and my heart breaks for the remaining boys..they must be so lost,alone and hurting..................and while it may be a sort of justice when they decide to drop dear daddy from their lives,it certainly won't prevent them from being just as dysfunctional as him...................sounds as though they need a legal advocate, and contest the monies all going to dad, especially if he is clearly not honoring parental obligations now that will have huge impact later............



  15. #15
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    Nov. 20, 2010
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    Upstate New York
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    Default

    Well, not a lawyer - only took a semester course in estates towards a post grad paralegal certificate - but a letter is enough to allow him access to her trust? If so, can he squander it on others while ignoring the sons? Has her estate gone through probate?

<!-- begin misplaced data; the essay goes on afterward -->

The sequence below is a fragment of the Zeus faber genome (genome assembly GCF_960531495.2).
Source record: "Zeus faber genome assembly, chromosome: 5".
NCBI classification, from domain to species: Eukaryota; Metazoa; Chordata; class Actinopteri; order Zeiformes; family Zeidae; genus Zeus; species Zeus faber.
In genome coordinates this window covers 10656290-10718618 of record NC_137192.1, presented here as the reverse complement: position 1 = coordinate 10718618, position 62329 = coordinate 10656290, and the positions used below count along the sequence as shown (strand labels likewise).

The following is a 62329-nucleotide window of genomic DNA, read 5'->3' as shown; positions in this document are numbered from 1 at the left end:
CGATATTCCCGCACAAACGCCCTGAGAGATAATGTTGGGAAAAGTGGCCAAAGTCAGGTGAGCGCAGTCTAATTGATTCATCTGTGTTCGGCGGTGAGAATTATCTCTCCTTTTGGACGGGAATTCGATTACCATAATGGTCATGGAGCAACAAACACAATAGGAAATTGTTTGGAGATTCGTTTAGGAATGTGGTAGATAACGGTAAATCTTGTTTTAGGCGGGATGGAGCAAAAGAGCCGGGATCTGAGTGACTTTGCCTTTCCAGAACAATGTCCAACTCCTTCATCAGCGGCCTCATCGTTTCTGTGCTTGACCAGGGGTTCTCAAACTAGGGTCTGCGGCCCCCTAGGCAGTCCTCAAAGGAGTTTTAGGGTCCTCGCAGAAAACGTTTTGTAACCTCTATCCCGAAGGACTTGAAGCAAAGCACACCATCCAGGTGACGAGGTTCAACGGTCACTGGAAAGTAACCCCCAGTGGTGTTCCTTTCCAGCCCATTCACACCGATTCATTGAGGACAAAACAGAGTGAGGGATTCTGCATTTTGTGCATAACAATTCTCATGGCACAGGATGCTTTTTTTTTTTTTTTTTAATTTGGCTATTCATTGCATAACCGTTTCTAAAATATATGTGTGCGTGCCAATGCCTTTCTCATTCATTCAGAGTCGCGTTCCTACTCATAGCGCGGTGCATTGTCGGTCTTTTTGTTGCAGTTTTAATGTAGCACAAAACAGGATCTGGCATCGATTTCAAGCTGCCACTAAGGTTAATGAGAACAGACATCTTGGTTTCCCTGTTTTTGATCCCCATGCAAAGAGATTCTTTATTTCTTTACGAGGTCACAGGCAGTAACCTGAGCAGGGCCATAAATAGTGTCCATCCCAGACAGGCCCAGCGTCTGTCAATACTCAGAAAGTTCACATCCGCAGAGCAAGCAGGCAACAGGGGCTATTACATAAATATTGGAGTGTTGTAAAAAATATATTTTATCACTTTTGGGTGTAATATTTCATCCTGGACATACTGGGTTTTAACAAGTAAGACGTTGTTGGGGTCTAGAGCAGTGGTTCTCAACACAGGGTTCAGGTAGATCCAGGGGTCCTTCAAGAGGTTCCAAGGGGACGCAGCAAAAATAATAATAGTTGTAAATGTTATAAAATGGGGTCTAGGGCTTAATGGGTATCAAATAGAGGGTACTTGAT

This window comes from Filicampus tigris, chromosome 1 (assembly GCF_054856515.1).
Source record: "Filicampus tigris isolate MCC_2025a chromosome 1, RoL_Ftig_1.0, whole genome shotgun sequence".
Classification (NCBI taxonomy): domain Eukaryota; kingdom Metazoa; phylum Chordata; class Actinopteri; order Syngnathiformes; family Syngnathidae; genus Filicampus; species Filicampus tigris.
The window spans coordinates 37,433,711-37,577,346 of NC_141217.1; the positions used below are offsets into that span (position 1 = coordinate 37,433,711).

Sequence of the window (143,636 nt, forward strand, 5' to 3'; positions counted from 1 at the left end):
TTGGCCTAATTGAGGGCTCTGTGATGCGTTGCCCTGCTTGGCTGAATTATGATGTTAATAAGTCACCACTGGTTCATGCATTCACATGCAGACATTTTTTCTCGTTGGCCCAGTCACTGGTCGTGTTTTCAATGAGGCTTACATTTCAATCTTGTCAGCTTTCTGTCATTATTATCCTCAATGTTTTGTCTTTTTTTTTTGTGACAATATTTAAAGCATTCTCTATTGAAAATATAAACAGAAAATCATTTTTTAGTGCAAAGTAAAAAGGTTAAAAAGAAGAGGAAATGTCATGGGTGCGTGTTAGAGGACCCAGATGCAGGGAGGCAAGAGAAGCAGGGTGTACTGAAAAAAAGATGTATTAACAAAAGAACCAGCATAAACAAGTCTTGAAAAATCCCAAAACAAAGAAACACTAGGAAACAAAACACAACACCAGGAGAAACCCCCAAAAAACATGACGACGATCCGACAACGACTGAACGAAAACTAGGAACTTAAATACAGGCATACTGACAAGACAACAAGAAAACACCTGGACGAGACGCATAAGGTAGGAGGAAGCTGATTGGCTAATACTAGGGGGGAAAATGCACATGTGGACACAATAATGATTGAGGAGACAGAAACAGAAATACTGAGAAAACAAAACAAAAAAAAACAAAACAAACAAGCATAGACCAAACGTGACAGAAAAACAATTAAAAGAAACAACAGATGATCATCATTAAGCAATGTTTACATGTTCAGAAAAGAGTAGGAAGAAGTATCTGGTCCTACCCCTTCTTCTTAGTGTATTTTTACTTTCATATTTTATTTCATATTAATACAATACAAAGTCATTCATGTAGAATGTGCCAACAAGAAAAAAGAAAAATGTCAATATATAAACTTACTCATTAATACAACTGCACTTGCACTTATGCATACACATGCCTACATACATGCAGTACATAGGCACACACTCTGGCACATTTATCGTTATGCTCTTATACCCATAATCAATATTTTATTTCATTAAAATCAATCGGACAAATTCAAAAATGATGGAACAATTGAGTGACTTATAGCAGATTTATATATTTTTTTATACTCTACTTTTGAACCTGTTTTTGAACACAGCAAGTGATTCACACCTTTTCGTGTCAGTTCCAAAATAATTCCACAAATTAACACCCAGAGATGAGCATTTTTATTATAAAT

I have no clue, but that's enough info that I'd pick up a phone and call a trusted attorney (not the one who was their attorney together) to ask what they thought, considering her sons and all. (Are they minors?) Especially as there'd have to be some solid proof that she created and signed that letter, and it was adequately witnessed.

    Sorry he is such a jerk. Sounds like a true narcissist.
    Being right half the time beats being half-right all the time. Malcolm Forbes


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  16. #16